7. Hi Mike, Thanks for your honesty. I hear you, I really do. I think there are others who feel the way that you do. Here's my answer to you: if you object to the Administration's imposed terms (as it sounds like you do), then vote "yes" on September 8th for strike authorization. A collective response--and specifically a credible strike threat--is our only chance in this situation. If we don't respond, we will be seen as acquiescing to the imposed terms. Those terms become the new status quo ante; that means we're working in an institution that has departed in certain radical ways from norms (such as tenure protection) that we associate with research universities.

    Here's the thing: the authorization vote on Sept 28 does not call for a strike on a certain date. If a strike is authorized, we will have much organizing work to do. We will all have to work very hard, in fact. Voting yes on striking does not necessarily mean we will walk out immediately. We will walk out when we are confident that a strike will succeed. It is also very possible that we will be walking out with the other three locals (civil servants, NTTs, GAs). You are right that there membership numbers are lower than they should be, but all four locals together will have a tactical advantage in a strike situation that no single local would.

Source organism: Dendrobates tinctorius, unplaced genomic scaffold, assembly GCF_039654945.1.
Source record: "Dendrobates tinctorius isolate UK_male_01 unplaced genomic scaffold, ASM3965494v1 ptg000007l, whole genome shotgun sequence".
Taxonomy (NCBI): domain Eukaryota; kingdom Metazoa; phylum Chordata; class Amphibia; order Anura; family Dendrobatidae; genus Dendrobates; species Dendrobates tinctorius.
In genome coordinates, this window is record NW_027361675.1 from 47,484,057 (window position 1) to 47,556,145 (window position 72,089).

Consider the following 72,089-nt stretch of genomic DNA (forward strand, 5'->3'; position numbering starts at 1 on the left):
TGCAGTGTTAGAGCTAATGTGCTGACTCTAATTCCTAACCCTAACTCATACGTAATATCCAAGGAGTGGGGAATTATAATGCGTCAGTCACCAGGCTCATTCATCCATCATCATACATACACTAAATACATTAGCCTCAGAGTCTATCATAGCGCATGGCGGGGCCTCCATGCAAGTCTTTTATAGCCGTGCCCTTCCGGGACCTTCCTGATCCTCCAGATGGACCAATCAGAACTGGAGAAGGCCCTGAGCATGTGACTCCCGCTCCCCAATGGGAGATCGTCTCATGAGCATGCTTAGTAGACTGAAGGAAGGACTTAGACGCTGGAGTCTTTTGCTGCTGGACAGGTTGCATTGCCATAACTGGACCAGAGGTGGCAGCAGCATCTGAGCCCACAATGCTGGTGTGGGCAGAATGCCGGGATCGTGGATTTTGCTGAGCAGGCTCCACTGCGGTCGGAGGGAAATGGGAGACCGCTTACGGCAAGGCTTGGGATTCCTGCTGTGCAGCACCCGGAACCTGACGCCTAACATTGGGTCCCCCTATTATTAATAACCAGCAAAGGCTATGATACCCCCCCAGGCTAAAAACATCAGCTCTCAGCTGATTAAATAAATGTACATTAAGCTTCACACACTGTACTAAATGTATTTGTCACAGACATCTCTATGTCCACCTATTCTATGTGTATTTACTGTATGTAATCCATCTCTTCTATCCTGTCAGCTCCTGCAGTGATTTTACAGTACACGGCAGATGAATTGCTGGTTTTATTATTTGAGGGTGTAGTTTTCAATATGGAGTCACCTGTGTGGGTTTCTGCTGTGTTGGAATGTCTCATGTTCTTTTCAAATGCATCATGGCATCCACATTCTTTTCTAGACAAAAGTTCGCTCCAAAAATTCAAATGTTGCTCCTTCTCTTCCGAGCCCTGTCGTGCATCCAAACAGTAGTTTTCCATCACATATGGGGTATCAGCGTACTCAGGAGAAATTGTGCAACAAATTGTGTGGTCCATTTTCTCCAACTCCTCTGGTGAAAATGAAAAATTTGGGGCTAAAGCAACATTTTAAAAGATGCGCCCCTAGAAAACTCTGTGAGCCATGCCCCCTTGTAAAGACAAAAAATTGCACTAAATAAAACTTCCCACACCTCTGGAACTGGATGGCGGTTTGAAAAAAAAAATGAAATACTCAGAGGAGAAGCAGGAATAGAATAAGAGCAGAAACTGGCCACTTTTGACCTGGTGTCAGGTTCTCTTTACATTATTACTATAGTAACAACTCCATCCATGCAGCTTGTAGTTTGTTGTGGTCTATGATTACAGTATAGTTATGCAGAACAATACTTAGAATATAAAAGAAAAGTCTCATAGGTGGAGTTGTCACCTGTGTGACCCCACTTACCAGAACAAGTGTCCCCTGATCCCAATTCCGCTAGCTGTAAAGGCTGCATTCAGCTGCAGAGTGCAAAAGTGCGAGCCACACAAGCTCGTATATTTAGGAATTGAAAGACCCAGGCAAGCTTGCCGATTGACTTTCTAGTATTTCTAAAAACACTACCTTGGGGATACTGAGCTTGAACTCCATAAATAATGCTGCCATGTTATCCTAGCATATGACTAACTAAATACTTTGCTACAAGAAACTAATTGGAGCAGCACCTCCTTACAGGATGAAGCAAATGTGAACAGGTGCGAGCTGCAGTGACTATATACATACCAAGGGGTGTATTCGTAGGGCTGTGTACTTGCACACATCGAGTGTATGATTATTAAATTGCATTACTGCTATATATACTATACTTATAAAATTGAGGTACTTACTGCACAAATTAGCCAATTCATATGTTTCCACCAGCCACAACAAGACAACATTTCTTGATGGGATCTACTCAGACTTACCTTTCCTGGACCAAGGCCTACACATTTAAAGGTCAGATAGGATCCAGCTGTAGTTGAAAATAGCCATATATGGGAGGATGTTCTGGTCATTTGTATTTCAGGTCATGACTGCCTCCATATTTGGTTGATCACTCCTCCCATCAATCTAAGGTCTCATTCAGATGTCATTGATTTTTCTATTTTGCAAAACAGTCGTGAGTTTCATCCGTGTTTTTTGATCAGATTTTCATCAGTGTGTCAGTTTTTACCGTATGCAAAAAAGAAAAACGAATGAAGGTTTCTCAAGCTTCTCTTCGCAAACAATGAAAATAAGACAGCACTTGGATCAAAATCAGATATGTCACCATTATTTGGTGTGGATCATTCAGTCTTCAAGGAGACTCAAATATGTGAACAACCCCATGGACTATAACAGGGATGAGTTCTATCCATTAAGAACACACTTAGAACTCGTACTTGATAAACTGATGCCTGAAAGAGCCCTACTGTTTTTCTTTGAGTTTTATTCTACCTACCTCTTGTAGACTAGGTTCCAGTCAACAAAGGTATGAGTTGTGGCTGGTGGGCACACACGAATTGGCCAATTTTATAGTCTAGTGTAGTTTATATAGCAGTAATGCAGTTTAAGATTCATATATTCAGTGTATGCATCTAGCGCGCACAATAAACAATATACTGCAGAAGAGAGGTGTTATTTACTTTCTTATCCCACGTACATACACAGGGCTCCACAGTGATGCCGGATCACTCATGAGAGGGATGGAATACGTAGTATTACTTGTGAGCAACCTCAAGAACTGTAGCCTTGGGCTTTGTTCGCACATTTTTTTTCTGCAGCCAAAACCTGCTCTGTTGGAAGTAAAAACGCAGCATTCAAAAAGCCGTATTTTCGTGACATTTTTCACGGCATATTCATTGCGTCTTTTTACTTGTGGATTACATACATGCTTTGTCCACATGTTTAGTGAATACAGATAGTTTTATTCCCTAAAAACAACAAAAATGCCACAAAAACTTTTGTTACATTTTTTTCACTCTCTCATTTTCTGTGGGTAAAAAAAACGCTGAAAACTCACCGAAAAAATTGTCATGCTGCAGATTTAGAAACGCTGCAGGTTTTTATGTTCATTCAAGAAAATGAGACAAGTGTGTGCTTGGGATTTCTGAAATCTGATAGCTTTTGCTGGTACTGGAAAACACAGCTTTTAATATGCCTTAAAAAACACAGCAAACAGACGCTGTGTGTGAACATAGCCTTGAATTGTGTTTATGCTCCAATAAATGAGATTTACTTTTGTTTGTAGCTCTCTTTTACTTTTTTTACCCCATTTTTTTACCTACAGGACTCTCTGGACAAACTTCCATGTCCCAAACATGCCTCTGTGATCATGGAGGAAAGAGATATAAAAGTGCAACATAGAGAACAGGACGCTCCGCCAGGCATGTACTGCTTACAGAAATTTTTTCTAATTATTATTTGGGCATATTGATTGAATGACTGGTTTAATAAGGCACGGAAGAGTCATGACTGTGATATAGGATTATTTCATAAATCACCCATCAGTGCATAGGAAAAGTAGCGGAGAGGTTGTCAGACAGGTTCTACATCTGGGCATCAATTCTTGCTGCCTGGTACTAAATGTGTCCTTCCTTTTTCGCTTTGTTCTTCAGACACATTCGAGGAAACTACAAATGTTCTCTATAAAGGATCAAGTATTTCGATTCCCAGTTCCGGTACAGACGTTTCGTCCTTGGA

In the meantime, talk to everyone you know and encourage them to join the FA. New members are joining up every day. And thanks again for your honesty.

  8. Thanks Natasha. If I vote no (I am still undecided), but the majority votes to strike & the DRC then calls a strike, I will strike.

    But I do think we need a coordinated membership drive.


  9. Thank you Mike for expressing your comments. I wasn't on campus yet in 2003, but like you am undecided right now on the strike authorization vote. If I vote to authorize the DRC to call a strike, I want to make sure we're striking with the best potential of success; with our membership where it is, I am not convinced (yet).

    Joe (Anonymous 11:34 from the other day's posts).

  10. Mike and Joe: I agree with you both 100% about the membership drive. We need to build our membership, and it's happening as I write. I think we've gained quite a bit in membership in just the last two weeks, and the other locals are growing, as well.

    Just a word about the strike vote as you consider the decision: if we lose the vote, it's all over. Our bargaining team will have zero power to bargain, our union will be toothless, and the imposed terms will become the status quo ante (bye, bye tenure rights!).

    If we win the vote, we're in another territory altogether. At that point, you make sure to voice all of your concerns about striking to your DRC rep, we all work our asses off, and we go on strike when we are ready to win.